Chemistry - Forging steel inside a zero oxygen environment

Solution 1:

It is possible to forge iron in a low atmosphere environment, but it isn't worth it because there are few if any benefits to doing so.

This isn't true for some other metals, though, or even for some specialist steels. In many other metals and alloys the presence of oxygen or water vapour has a very bad effect on the quality of welds. But the common way to exclude air from these systems is to use an apparatus that flows some inert gas around the spot being welded rather than to fill the room with an inert gas. Some examples are given here.

This is mainly worth doing for many specialist aluminium, copper and titanium alloys where the metals are oxidised more easily than typical irons or steels and effect of impurities in the welds is much larger. It isn't as simple as just having an inert gas blanket though, as this brochure for commonly used gas mixtures shows.

Solution 2:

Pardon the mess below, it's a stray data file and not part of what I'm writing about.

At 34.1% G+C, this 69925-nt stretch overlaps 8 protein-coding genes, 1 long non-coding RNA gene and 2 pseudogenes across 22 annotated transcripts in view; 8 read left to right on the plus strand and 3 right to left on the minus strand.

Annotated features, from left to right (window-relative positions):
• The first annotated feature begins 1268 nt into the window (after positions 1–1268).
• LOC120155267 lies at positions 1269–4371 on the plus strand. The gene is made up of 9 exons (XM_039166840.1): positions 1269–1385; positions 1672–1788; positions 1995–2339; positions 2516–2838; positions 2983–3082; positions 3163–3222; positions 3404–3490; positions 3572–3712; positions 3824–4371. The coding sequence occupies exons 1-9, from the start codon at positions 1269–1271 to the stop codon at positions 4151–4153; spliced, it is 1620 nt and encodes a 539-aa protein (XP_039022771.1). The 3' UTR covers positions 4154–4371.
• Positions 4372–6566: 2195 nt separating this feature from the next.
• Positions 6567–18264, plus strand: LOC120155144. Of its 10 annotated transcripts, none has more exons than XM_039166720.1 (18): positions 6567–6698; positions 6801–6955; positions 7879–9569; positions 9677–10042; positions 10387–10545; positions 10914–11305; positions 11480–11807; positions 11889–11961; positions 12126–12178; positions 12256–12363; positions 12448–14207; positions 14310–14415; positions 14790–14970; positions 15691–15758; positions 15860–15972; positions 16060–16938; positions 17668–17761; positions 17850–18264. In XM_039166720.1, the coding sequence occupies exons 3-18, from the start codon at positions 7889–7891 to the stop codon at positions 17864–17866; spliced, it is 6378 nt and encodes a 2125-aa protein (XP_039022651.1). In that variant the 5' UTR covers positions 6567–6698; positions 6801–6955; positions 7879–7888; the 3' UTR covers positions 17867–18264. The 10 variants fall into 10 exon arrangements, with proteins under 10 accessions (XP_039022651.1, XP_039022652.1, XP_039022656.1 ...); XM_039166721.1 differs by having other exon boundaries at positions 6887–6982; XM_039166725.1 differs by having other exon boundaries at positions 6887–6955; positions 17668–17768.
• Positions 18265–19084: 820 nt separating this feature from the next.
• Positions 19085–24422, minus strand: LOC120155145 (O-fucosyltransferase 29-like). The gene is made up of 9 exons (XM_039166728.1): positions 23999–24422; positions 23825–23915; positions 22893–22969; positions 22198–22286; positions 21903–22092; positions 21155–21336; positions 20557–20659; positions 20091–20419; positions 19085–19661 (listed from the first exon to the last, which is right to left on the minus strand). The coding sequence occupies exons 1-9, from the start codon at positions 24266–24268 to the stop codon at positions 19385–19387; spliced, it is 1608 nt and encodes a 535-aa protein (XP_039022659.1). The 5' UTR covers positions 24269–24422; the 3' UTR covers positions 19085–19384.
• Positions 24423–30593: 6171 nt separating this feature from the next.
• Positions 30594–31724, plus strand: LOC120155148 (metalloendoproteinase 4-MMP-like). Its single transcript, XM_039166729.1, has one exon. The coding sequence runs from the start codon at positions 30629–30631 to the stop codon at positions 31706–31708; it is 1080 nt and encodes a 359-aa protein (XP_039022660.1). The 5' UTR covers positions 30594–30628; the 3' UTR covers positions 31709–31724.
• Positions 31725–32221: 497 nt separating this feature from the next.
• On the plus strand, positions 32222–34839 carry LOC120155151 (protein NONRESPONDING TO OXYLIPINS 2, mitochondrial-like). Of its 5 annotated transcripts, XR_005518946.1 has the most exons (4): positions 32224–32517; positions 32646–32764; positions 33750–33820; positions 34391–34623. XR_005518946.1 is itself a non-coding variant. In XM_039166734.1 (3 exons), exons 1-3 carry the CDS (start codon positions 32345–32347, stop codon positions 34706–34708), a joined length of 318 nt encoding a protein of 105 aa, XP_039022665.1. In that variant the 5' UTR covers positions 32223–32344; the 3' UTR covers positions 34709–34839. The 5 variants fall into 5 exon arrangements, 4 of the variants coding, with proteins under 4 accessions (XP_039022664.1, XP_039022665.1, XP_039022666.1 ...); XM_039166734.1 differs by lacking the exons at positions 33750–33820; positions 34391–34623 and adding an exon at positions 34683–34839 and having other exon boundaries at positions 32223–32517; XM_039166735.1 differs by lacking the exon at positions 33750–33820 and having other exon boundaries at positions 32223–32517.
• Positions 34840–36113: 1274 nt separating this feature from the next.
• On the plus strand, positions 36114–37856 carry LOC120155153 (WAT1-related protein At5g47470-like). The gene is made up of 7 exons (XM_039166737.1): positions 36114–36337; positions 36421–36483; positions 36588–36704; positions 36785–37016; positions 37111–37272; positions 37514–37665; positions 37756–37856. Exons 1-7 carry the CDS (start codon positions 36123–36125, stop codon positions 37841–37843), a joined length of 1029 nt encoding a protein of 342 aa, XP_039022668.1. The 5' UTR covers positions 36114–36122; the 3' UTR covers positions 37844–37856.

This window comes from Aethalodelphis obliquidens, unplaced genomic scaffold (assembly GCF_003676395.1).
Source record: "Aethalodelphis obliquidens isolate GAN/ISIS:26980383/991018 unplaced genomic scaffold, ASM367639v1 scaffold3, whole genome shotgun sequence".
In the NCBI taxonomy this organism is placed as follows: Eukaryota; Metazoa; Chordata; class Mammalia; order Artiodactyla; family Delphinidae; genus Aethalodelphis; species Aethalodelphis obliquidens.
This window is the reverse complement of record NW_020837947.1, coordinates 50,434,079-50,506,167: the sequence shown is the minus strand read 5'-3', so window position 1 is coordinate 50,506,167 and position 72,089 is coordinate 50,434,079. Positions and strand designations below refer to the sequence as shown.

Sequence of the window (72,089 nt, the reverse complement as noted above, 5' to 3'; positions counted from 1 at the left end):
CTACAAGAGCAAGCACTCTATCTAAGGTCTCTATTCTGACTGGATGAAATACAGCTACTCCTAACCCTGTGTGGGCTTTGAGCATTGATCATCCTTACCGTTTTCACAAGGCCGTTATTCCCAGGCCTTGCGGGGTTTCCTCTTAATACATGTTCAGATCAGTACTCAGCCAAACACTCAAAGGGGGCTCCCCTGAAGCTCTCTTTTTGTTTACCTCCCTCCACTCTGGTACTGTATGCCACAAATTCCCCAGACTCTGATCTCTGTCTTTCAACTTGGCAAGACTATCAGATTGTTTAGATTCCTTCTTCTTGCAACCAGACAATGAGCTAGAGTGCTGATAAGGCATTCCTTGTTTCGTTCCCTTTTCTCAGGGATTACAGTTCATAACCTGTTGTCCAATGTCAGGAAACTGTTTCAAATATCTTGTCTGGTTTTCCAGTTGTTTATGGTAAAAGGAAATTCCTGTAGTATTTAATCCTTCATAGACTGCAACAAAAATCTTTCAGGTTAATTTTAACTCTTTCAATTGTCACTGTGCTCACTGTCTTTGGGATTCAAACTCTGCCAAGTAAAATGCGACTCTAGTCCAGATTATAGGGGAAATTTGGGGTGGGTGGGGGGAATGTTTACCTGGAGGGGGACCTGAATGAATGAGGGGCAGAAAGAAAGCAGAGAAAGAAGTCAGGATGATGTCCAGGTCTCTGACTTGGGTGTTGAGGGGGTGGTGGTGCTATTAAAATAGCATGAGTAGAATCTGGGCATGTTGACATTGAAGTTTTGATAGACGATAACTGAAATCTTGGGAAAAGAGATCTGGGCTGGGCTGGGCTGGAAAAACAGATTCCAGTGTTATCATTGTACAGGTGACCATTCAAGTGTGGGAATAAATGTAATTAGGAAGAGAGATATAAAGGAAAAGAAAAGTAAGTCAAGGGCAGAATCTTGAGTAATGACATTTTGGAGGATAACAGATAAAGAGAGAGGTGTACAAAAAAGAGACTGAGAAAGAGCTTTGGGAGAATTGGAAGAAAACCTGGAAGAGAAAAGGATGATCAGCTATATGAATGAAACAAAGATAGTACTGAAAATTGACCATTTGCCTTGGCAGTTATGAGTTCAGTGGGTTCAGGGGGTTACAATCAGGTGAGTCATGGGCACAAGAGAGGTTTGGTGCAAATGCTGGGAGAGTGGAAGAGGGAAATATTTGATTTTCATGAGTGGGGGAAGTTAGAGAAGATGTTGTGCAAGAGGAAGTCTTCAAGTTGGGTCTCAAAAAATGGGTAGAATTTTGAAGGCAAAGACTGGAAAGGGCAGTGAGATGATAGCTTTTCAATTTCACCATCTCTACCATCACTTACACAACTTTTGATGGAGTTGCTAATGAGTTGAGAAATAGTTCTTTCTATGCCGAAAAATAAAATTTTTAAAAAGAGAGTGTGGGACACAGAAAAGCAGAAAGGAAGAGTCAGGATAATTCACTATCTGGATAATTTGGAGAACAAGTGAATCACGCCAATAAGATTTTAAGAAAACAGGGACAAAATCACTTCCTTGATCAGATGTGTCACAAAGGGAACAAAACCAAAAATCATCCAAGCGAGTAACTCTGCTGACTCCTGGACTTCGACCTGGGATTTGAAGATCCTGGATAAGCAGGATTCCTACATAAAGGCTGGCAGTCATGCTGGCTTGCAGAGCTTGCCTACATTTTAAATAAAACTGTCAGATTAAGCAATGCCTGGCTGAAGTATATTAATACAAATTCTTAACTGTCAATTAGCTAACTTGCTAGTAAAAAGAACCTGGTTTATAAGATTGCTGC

A forge weld contains oxides, mostly iron, which reduce its mechanical properties. The extent of property loss depends on the amount and orientation of the oxides. Modern steel welding techniques shield the weld puddle from oxygen with fluxes and/or gas ( mostly CO2 ). One could make some expensive equipment to shield a forge weld from oxygen but it would be much more costly than other welding processes. Likewise , forging could be done in a protective atmosphere ; it would be very expensive and give no advantage other than saving a little surface steel. I think some forging operations for titanium use protective atmospheres because it is so expensive and will absorb O , N , and H from air ( at forging temperatures). And the various "blacksmith" programs are entertainment, not science or technology.